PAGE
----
سرعت انتشار و کفایت افشا در راندمان بالا 144A بازار بدهی
|کد مقاله||سال انتشار||مقاله انگلیسی||ترجمه فارسی||تعداد کلمات|
|23552||2000||23 صفحه PDF||سفارش دهید||8925 کلمه|
Publisher : Elsevier - Science Direct (الزویر - ساینس دایرکت)
Journal : Journal of Financial Economics, Volume 56, Issue 3, June 2000, Pages 383–405
I document the shift of high-yield issuance from the public to the Rule 144A private placement market and exploit data on credit spreads to investigate whether investors regard disclosure in the two markets as comparable. The key implications of the inadequate-disclosure hypothesis are that investors require premiums on 144A securities and that such premiums are largest for first-time bond issuers and privately owned firms about whom less information is publicly available. I find that 144A premiums, though positive initially, have vanished over time, and I find no evidence of larger 144A premiums for first-time issuers or private firms. Investors do, however, require premiums of first-time issuers, and to a lesser extent of privately owned firms, regardless of whether securities are issued in the 144A or public market. These findings imply that sophisticated investors do not value the incremental information provided by securities registration, but do value ongoing disclosure.
Rule 144A, adopted by the SEC in April 1990, establishes conditions under which private placements can be freely traded among ‘qualified institutional buyers’ (QIBs). By creating a more liquid class of private placement, the SEC hoped to attract issuers – especially foreign issuers – dissuaded by the illiquidity premiums commanded in the traditional private placement market and the registration requirements of the public market (Carey et al., 1993). Since 1990, foreign bond issuance in the U.S. has increased sharply; foreign issuance has been robust in both the public and Rule 144A markets, however, and it is not clear that Rule 144A was needed to trigger this growth. This paper focuses on a very different use of Rule 144A than the one anticipated by the SEC. Rule 144A has been widely adopted by domestic, below-investment-grade firms as a means of quickly issuing securities that are subsequently registered. By issuing high-yield debt as 144A private placements, issuers are able to raise funds as soon as their securities can be marketed to investors. When the bonds are subsequently registered, investors enjoy the benefit of public-market liquidity. The ability to issue debt quickly through the Rule 144A market has revolutionized issuance procedures for junk-rated firms in the same way that Rule 415 shelf registrations did for investment-grade firms. With a shelf registration statement, firms are able to pre-register securities that are issued up to two years in the future. The purpose of pre-registration is to permit rapid issuance as financing needs arise without the delay of waiting for the SEC to approve a registration statement. Yet many junk-rated firms do not meet the SEC's requirements for shelf registration, and even if they do shelf registration is not efficient for firms that cannot accurately predict their future financing requirements (Johnson, 1991, p. 417). The majority of junk-rated firms, therefore, register bonds at issuance, which, until the adoption or Rule 144A, led to potentially costly delays. The use of Rule 144A by junk issuers has increased steadily over time: in 1993, less than 15% of junk-rated issues were issued through Rule 144A; in 1997, in conjunction with record issuance, more than 80% of below-investment-grade issues were issued in the 144A market. That trend continued in 1998, and market analysts have suggested that eventually all high-yield debt will be issued in the 144A market (Investment Dealers’ Digest, 1997). While using the 144A market to issue bonds rapidly is extremely useful to issuers, it is unclear how this practice is viewed by investors. Lack of registration may imply less disclosure, and more rapid issuance may allow less time for due diligence by investors. Press accounts suggest that investors are divided about how significant the disclosure and due diligence issues are (Investment Dealers’ Digest, 1997). The reaction of investors to the 144A market is the focus of this paper. First, I document that below-investment-grade issuers use the 144A market primarily to issue bonds that are subsequently registered. As reported below, I find that more than 97% of domestic 144A high-yield bonds issued over a recent 18-month period were subsequently registered. This finding confirms that below-investment-grade issuers use Rule 144A to facilitate speedy issuance of public-like securities, not to issue securities that are structurally different from public securities. I then investigate whether investors require premiums on 144A issues as compensation for inadequate disclosure. If disclosure and the opportunity for investor due diligence in the 144A market is substantially less than in the public market, investors will require premiums as compensation for (i) greater uncertainty about credit quality and (ii) predictably higher levels of risk that result from the incentive of low- and high-risk firms to sort themselves into the public and 144A markets, respectively. Premiums on 144A issues could also reflect differences in liquidity between 144A and public securities. However, a key implication of the inadequate-disclosure hypothesis – and one that distinguishes it from the illiquidity hypothesis – is that 144a premiums should be largest for first-time bond issuers and privately owned firms about whom less information is available.1 I find that, controlling for ratings and other issue characteristics, the premiums on 144A debt, though positive initially, have vanished over time, and there is no evidence of greater 144A premiums for first-time bond issuers or private firms. This finding suggests that investors regard disclosure in the 144A market as comparable to that of the public market. It implies that the adoption of Rule 144A has been a favorable development for the high-yield market, as issuers have indicated a strong preference for issuing 144A securities and investors do not require premiums. The vanishing yield premiums on below-investment-grade 144A securities also implies that investors now regard them as no less liquid than their public counterparts. This is not surprising, as 144A securities are very liquid to begin with and almost all of these 144A securities are subsequently registered. While I find that 144A premiums are not incrementally larger for first-time bond issuers or privately owned firms, I find that the investors charge a premium on all below-investment-grade-debt issued by first-time issuers and privately owned firms. Premiums for first-time issuers average 30 to 35 basis points and are remarkably stable over time. Premiums for privately owned issuers average between 10 and 20 basis points, though these estimates are less robust. These findings suggest that ongoing disclosure reduces investor uncertainty, and, together with the result that investors do not require premiums on 144A issues, they lend support to SEC efforts to shift the focus of registration and disclosure from securities to firms. 2 Finally, I report several findings concerning the relation between credit spreads on below-investment-grade debt and issue characteristics. As expected, credit spreads increase with lower ratings and are negatively related to issue size and maturity. A more surprising result is that, controlling for ratings and other variables, spreads on senior debt exceed those on subordinated debt by approximately 80 basis points. The most plausible explanation for this result is that rating agencies systematically rate subordinated debt about one (minor) rating level below where the market thinks it should be rated. The market thus views subordinated debt as having better credit quality than senior debt of the same rating and hence requires lower returns. One other recent paper that looks at the Rule144A market is Chaplinsky and Ramchand (1997), but their analysis looks at all 144A issues – investment-grade and below-investment-grade, foreign and domestic – and is therefore quite general in nature. They do not identify speed of issuance as one of the advantages of issuing under Rule 144A. Using data through 1996, they conclude that premiums on domestic 144A issues declined from 179 basis points in 1990 to 106 basis points in 1996. By contrast, I find that premiums on domestic high-yield 144A issues were never as high as the estimates of Chaplinsky and Ramchand suggest and that such premiums had essentially disappeared by 1995. The remainder of this paper is organized as follows. Section 2 provides some background on private placements, the adoption of Rule 144A, and the use of Rule 144A by below-investment-grade issuers. Section 3 outlines the inadequate-disclosure hypothesis and describes the cross-sectional regressions and data used to test it. Section 4 presents my empirical results, and Section 5 concludes.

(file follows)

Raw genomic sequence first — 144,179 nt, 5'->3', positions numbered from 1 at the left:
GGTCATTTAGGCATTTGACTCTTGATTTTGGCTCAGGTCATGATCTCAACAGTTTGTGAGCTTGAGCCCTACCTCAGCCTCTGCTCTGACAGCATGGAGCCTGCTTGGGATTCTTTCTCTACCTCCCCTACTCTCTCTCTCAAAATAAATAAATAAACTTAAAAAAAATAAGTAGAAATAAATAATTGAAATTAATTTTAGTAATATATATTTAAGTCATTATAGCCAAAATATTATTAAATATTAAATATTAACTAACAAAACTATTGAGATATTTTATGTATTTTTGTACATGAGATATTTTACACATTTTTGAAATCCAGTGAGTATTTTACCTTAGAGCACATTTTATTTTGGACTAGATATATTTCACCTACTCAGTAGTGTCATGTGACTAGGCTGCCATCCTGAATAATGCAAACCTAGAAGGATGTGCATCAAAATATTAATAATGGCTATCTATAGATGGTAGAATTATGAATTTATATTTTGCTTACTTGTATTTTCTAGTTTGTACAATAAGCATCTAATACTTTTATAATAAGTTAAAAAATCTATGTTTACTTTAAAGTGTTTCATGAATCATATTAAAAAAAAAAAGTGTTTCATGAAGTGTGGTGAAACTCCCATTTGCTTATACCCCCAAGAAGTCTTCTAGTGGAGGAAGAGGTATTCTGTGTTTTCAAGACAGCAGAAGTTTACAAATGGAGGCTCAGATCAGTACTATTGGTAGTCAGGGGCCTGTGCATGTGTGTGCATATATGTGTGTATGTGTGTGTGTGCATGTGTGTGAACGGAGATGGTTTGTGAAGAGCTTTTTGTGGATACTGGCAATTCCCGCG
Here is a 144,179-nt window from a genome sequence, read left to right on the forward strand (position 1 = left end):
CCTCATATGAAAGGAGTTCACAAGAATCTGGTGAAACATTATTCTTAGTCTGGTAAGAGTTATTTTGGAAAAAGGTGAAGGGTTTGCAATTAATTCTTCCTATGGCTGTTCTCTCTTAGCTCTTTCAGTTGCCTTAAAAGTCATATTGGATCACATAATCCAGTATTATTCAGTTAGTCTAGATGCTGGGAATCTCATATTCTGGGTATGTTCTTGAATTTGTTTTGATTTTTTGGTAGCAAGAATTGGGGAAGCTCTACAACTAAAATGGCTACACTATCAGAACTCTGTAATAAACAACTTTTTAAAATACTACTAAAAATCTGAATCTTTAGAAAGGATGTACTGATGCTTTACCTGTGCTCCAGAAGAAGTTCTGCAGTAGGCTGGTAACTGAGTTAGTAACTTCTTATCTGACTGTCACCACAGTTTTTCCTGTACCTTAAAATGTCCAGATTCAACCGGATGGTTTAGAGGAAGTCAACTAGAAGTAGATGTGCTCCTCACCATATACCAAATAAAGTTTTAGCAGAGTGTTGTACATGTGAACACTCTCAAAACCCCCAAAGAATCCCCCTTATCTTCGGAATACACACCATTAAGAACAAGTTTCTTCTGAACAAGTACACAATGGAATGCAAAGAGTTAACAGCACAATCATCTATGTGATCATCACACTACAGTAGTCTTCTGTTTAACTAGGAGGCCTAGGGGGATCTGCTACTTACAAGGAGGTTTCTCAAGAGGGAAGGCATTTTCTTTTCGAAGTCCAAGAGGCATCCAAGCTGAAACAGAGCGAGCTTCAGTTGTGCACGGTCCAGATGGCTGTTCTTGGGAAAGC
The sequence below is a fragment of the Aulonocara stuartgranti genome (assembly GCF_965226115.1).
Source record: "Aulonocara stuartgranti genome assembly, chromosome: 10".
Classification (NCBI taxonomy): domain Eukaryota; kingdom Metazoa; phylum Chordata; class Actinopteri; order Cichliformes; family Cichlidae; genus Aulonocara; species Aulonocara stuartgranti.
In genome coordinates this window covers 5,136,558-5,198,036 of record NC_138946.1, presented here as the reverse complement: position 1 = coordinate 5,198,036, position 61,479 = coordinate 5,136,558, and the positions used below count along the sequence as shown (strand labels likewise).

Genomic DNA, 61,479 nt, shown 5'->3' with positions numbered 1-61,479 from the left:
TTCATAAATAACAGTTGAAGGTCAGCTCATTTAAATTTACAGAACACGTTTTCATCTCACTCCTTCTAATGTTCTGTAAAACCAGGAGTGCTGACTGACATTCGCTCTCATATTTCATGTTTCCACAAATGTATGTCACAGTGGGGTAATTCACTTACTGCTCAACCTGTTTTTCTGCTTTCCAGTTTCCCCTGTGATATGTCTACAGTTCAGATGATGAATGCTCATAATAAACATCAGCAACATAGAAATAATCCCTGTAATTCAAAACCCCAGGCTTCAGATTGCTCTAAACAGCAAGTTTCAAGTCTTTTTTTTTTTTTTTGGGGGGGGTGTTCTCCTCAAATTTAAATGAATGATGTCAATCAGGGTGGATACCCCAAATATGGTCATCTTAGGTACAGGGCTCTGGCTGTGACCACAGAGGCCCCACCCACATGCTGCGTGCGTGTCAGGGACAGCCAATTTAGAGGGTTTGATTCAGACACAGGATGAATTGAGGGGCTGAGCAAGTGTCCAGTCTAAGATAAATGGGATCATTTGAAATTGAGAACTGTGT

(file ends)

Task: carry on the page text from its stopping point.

نتیجه گیری انگلیسی
This paper's primary findings are that domestic high-yield issuers use Rule 144A to issue securities that are subsequently registered and are therefore fully public in nature, and that investors do not require premiums on 144A issues as compensation for inadequate disclosure. Its central message is that the adoption of Rule 144A has been a favorable development for the high-yield market. By circumventing the time-consuming securities registration process at issuance, high-yield firms are able to issue securities with less uncertainty about the final terms and conditions and receive funds more quickly, while apparently imposing no significant information costs on investors. Ironically, these benefits – indeed, the very manner in which Rule 144A has been used by high-yield issuers – were probably not anticipated by the SEC in adopting Rule 144A. A broader implication of this study is that sophisticated investors do not need, and therefore do not value, the incremental information provided by securities registration. The presumption that investors can fend for themselves with respect to obtaining information has long been the basis for the private placement exemption from the registration provisions of the Securities Act. This presumption is inherently difficult to test, as it is infrequent that otherwise similar securities are offered privately and publicly, as has been the case in the high-yield bond market. My results lend support to SEC efforts to shift the focus of registration and disclosure from securities to firms. In the high-yield debt market, securities registration (at the time of issuance) is costly to issuers and of little apparent value to investors. Moreover, issuers are finding ways of avoiding registration under existing law. Company registration would also allow the SEC to put more emphasis on improving the quality of ongoing disclosure. This emphasis appears warranted, as investors appear to value such information.